Garrison Brooks has spoken with reporters after virtually every UNC home game for good reason.
The junior forward is an easy pick to represent the program. He’s a starter. A veteran. Someone who’s analytical and thoughtful in conversation. And with a 28 points-per-game average over his last two, perhaps now the best (healthy) offensive and defensive threat on this 2019-20 roster.
On Wednesday night, though, after a 73-65 loss to Pittsburgh at the Smith Center, Brooks struck a different tone in a brief postgame interview, which lasted just around two minutes.
What went wrong? “A lot of miscommunications.”
The second-half collapse? “Pittsburgh made plays down the stretch.”
The message among players afterward? “Nah, we didn’t say anything.”
His frustration shone through. He was done sugarcoating. He was visibly upset. Could you blame him?
If any of UNC’s seven losses this season truly cast a shadow of doubt on the team’s NCAA Tournament chances, it was this one. Michigan, Ohio State, Gonzaga and Virginia are all ranked teams. An optimist could twist Wofford into a feel-out game, Cole Anthony's first on the sideline, and Georgia Tech into one of those early blips ACC teams so often have when conference play begins.
But now, reality has set in.
North Carolina is 8-7, 1-3 in the ACC and 4-4 at home. Head coach Roy Williams is still next to Dean Smith on the NCAA’s all-time Division I wins list, after a brief night of jubilation last Monday when he tied his mentor at 879. Clemson is in town Saturday, and The Streak is very much at stake.
“I think this one definitely hurts more,” senior Brandon Robinson said.
It’s the way this one was lost that had the Smith Center moving in a collective trudge around 10 p.m. Williams said the two practices between the loss to the Yellow Jackets — a game in which UNC’s defense played matador — had been productive.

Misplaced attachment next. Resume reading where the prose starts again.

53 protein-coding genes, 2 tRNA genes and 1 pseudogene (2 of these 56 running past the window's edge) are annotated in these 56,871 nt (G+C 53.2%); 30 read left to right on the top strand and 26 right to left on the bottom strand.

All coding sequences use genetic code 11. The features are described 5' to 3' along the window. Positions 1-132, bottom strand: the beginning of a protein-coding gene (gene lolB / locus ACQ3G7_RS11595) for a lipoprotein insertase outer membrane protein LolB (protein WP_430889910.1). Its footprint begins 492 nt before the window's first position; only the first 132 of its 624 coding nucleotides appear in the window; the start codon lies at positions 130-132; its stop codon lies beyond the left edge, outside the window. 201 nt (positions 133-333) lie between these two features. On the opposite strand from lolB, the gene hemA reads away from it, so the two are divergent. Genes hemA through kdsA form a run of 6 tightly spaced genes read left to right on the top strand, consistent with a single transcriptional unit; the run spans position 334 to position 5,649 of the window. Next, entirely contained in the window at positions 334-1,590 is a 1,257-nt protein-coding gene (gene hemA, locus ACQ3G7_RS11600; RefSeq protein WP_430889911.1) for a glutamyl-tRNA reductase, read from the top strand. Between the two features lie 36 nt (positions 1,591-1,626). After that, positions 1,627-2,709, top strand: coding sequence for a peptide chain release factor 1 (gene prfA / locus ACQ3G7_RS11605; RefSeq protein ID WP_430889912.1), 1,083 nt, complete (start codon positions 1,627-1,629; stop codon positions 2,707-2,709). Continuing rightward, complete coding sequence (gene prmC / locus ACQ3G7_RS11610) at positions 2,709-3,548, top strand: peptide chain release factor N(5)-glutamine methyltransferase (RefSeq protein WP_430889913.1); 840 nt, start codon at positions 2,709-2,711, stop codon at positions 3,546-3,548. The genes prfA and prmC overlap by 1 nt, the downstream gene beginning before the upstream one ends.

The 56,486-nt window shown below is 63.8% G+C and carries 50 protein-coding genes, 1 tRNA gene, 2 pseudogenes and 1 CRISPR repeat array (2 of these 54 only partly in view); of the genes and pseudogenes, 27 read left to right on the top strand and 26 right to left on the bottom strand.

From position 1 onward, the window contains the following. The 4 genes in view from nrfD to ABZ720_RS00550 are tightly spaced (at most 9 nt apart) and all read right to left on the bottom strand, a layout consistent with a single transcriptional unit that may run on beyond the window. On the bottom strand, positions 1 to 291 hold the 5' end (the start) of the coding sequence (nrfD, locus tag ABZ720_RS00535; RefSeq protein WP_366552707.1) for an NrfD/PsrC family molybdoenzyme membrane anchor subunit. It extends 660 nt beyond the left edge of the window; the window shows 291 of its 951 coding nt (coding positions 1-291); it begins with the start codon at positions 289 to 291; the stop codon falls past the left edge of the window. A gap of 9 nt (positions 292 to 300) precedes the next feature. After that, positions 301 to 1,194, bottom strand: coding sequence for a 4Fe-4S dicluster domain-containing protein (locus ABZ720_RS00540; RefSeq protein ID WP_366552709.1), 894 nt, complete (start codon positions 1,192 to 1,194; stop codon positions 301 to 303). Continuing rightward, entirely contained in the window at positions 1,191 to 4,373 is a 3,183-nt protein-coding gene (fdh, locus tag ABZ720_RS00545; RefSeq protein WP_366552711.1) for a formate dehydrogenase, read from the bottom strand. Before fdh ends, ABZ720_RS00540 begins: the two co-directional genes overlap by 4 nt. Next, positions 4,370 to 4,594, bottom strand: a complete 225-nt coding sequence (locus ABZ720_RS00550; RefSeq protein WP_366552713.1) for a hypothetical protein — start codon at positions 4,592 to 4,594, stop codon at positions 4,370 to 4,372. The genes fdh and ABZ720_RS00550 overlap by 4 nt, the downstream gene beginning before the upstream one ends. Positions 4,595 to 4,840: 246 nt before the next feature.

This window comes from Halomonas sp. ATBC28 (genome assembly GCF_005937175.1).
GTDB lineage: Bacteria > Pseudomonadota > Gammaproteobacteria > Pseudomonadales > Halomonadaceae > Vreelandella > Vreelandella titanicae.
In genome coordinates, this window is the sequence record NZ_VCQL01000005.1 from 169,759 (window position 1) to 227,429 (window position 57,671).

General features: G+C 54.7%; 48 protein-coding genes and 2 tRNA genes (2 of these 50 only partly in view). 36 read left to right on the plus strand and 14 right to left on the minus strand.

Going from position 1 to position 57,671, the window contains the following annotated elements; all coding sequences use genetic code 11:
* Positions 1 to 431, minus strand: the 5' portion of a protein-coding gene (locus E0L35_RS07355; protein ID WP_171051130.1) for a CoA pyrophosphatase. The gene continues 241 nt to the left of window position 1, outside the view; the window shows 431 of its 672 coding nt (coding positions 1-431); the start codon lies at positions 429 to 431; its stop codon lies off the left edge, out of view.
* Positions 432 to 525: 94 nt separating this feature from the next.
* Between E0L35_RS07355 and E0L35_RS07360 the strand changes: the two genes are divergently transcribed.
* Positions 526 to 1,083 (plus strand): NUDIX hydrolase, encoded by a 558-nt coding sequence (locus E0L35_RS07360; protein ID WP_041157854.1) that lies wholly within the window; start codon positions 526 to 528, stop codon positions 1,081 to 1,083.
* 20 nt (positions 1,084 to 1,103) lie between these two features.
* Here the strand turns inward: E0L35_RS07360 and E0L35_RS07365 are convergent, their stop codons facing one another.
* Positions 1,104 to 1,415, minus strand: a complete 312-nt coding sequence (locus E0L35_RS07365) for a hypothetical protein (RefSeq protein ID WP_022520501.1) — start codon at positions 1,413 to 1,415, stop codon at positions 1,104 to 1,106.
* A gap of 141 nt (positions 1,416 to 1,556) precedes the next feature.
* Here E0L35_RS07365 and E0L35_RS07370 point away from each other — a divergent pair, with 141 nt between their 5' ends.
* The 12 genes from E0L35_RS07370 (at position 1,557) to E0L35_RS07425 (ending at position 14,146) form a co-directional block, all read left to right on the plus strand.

And that effort showed early on. UNC trapped Pittsburgh’s ballhandlers off pick and rolls and forced a few turnovers. Andrew Platek led a few timely fast breaks. Players dove for loose balls and hit the floor at such speed you could hear the thump — comfortably — from the upper-section media seating.
At halftime, the Tar Heels were up 37-28. Brooks and first-year Armando Bacot were warming up offensively, and UNC’s defense had been excellent: Pittsburgh made just nine of 28 field goals and one of 10 3-point attempts. It wasn’t perfect, but it was progress.
Then, the wheels fell off.
"I'd like to come up with something witty, something different, but I don't have it,” Williams said. “Somehow, somehow, we've got to figure out how to stop the bleeding and start playing better.”
Pittsburgh made shot after shot — 3-pointer after 3-pointer, more specifically — en route to shooting 14 of 24 over the next 20 minutes. From deep, the Panthers were an even hotter eight of 12.
UNC’s offense responded at times. But head coach Jeff Capel and company gradually drained the life out of a cautiously optimistic crowd — especially so with a late 13-3 run that gave Pittsburgh a 64-56 lead and, eventually, its first ever win in Chapel Hill in eight tries.
Fans were eventually headed for the exits early (again) after Jeremiah Francis missed an open 3-pointer that would have cut Pittsburgh’s lead to 67-66 with about a minute left.
“This is something I’m not used to,” Bacot said. “Or Coach. Anyone in the program isn't really used to it. It’s North Carolina basketball.”
In a fitting end to another night that left the Tar Heels without answers, and Williams without Win No. 880, he did end up evoking Smith in his postgame news conference. Just not in the way anyone expected he would after tying the late coach in victories last Monday.
“Guys, it's not a pleasant time,” he said as he left the podium. “Coach Smith once told me his biggest worry about me is how hard I took the losses as an assistant. Said it's much harder as a head coach.”
Williams paused, then continued: “And he's right.”
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